Figure 9 demonstrates how the isolation dielectric is planarized using, for example, CMP or other suitable process capable of planarizing the structure. In the specific example embodiment shown, the hard mask can be completely removed, particularly over the fins intended for antifuse elements as described herein. Note, however, that such antifuse elements may be used in conjunction with other structures intended to function as a traditional transistor (transistors having an intended use that does not include exceeding the transistor's breakdown voltage). For these fins, the planarization can be carried out to leave a portion of the hardmask, which can be used as a gate passivation layer or oxide.

Figure 10 demonstrates how the structure is further patterned, so that the isolation dielectric material in the STIs can be etched, so as to recess the STI isolation dielectric material below the fin structures. These recessed regions provide isolation for the source/drain regions of the transistor. The resulting structure can include any number of fins (one or more), isolated by any suitable isolation dielectric material.

This example fin structure depicted in Figures 5-10 is fabricated using photolithography as typically done. In other embodiments, note that the fins can be epitaxially grown as is sometimes done, such as described in U.S. Patent Application Publication No. 2008/0157130, titled, "Epitaxial Fabrication of Fins for FinFET Devices." In such cases, the fin is effectively formed as a layer in the manufacturing process. By forming a fin layer, fin thickness is determined through control of the process parameters used to form the fin layer rather than photolithographic processes. For instance, if the fin is grown with an epitaxial process, the fin's thickness will be determined by the growth dynamics of the epitaxy. FinFETs whose fin widths are determined through layer formation rather than photolithography may offer improved minimum feature sizes and packing densities. In other embodiments, the fins can be fabricated by removal of material by cutting or ablation, for example, using laser, or other suitable tools capable of fine-cutting semiconductor materials. Resulting fin geometries will generally vary depending on formation techniques employed, as well as the desired thickness of the base region.

Once the fins are formed as described above or by any other suitable process, the method of Figure 4 continues with depositing 403 a passivation onto fins and isolation dielectric as best shown in the example of Figure 11. The passivation material is used to protect the substrate material from being consumed during the oxidation process, and can be, for example, an oxide or nitride. The passivation material may be formed using CVD, ALD, SOD, or PVD, or may be thermally grown. In one specific example embodiment, the passivation material is a CVD layer of silicon dioxide or silicon nitride that has a thickness in the range of 5nm to lOnm, although any thickness suitable to protect the underlying substrate during subsequent process can be used, as will be appreciated.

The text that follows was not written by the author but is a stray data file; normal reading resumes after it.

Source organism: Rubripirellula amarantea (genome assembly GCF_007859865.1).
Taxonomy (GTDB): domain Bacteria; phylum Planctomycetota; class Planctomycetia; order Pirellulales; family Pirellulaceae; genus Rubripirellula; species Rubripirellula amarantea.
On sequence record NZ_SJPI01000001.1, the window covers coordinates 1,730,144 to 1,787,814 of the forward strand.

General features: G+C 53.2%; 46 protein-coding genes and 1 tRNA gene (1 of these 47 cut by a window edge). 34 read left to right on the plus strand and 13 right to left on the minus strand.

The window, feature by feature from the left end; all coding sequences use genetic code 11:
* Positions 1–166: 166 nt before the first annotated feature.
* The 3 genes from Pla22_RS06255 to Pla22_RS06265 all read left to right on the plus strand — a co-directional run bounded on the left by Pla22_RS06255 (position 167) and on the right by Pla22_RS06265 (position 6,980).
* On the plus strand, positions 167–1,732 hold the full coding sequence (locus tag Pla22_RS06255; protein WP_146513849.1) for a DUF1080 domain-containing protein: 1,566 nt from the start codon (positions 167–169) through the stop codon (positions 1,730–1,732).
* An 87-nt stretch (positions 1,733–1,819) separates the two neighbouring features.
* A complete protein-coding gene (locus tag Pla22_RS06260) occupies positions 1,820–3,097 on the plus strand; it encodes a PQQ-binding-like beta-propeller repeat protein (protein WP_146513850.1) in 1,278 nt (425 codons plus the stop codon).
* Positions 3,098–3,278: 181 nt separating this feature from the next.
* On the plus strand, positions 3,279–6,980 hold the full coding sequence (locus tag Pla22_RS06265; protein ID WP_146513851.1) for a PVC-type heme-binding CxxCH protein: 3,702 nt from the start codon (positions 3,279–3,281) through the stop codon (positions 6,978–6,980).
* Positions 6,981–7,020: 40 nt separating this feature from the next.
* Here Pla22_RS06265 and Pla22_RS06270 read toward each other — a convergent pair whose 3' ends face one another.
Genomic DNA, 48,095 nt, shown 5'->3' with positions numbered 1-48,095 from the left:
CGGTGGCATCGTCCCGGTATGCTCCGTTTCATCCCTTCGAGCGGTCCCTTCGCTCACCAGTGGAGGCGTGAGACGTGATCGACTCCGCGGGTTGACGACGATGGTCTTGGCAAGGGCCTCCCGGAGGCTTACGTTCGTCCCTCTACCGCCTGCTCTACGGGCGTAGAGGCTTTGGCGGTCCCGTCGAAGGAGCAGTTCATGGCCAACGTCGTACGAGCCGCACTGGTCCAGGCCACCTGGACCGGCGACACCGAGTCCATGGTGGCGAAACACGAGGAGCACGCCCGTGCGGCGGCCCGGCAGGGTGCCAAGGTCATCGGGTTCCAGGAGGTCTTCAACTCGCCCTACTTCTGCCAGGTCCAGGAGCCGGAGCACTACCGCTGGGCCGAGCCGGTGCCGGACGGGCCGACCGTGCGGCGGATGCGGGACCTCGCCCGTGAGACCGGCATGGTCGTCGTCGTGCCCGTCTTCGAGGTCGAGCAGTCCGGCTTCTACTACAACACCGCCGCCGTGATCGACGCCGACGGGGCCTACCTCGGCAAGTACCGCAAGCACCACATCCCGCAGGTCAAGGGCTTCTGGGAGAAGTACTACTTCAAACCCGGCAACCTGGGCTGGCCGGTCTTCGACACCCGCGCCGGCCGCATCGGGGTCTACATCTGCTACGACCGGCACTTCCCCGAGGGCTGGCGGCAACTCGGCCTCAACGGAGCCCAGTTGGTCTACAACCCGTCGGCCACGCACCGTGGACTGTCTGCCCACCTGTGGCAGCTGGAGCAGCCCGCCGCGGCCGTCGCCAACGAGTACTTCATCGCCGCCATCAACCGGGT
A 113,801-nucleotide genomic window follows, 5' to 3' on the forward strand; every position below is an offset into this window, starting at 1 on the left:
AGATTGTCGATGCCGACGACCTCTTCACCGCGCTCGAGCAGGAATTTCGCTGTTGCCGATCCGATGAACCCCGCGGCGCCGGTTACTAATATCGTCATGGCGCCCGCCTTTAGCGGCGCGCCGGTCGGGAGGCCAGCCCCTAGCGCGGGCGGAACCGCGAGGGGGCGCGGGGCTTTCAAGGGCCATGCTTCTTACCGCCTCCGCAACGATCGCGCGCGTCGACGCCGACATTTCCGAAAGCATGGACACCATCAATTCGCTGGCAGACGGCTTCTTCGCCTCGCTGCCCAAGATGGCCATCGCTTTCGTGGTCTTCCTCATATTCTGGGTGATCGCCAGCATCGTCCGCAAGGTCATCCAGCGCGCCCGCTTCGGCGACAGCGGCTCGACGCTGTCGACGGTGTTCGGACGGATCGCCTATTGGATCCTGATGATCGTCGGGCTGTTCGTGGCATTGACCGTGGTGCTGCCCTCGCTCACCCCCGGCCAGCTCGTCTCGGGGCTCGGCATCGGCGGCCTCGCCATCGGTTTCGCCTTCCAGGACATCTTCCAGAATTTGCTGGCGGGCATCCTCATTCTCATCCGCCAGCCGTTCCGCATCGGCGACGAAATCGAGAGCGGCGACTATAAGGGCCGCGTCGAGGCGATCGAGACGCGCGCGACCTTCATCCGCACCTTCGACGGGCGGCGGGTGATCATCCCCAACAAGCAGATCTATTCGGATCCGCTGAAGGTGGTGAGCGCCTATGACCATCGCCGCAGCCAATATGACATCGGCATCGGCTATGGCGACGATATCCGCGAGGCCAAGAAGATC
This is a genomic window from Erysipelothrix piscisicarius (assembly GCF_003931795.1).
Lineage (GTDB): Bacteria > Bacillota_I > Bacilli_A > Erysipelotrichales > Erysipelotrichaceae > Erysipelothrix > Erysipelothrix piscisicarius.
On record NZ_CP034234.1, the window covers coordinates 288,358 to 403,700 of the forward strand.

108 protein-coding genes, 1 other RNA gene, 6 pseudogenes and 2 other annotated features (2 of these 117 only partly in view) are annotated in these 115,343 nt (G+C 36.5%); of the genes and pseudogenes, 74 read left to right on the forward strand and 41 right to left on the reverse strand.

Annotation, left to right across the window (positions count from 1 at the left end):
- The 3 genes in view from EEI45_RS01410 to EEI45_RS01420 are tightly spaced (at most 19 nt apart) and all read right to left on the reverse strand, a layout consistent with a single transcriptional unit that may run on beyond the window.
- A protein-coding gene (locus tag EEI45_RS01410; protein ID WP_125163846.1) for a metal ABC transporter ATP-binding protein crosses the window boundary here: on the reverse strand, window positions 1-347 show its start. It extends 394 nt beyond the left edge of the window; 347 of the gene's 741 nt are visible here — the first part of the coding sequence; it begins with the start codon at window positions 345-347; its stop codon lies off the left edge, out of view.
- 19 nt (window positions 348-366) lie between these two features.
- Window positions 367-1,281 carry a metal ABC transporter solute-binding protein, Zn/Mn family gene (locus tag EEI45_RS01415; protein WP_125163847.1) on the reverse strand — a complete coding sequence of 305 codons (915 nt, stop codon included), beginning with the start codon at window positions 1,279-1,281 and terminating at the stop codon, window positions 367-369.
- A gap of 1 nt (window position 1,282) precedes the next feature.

The method continues with patterning and etching 405 the passivation layer to expose one or more of the fins that will be used to form antifuse devices, as best shown in Figure 12. As can be seen in this example embodiment, an etch block (photoresist) is provided over areas to be protected from the passivation etch. The etch block can be provided, for example, using standard lithography. In one such case, the lithography process generally includes forming a photoresist layer on the surface of the passivation layer, and then positioning a mask over the resist-coated area. The mask is configured with light non-transmissive (opaque) regions of chrome and light transmissive (transparent) regions of quartz. Radiation from a light source (e.g., ultra-violet or deep ultra-violet light, etc) and focused via an optical lens system is then applied to the mask. The light passes through the transparent mask regions and exposes the underlying photoresist layer, and is blocked by the opaque mask regions to leave those underlying portions of photoresist layer unexposed. Depending on the specific process used, either the exposed or non-exposed regions of photoresist layer can then be removed, thereby leaving a patterned resist layer on the passivation layer, which in turn allows for subsequent processing of the passivation layer (in this case, etching). The passivation etch can be carried out, for example, using dry or wet etch to remove the unblocked passivation material (e.g., oxide/nitride) layer. Thus, in this example case, some of the fins remain protected by the passivation layer after this passivation etch, and that those fins can subsequently be used for a non-antifuse purpose. In other embodiments, all of the fins can be used as antifuses if so desired. In such embodiments, note that the deposition, patterning, and etching of a passivation layer (e.g., as described at 403 and 405 of Figure 4) can be eliminated or otherwise skipped as necessary.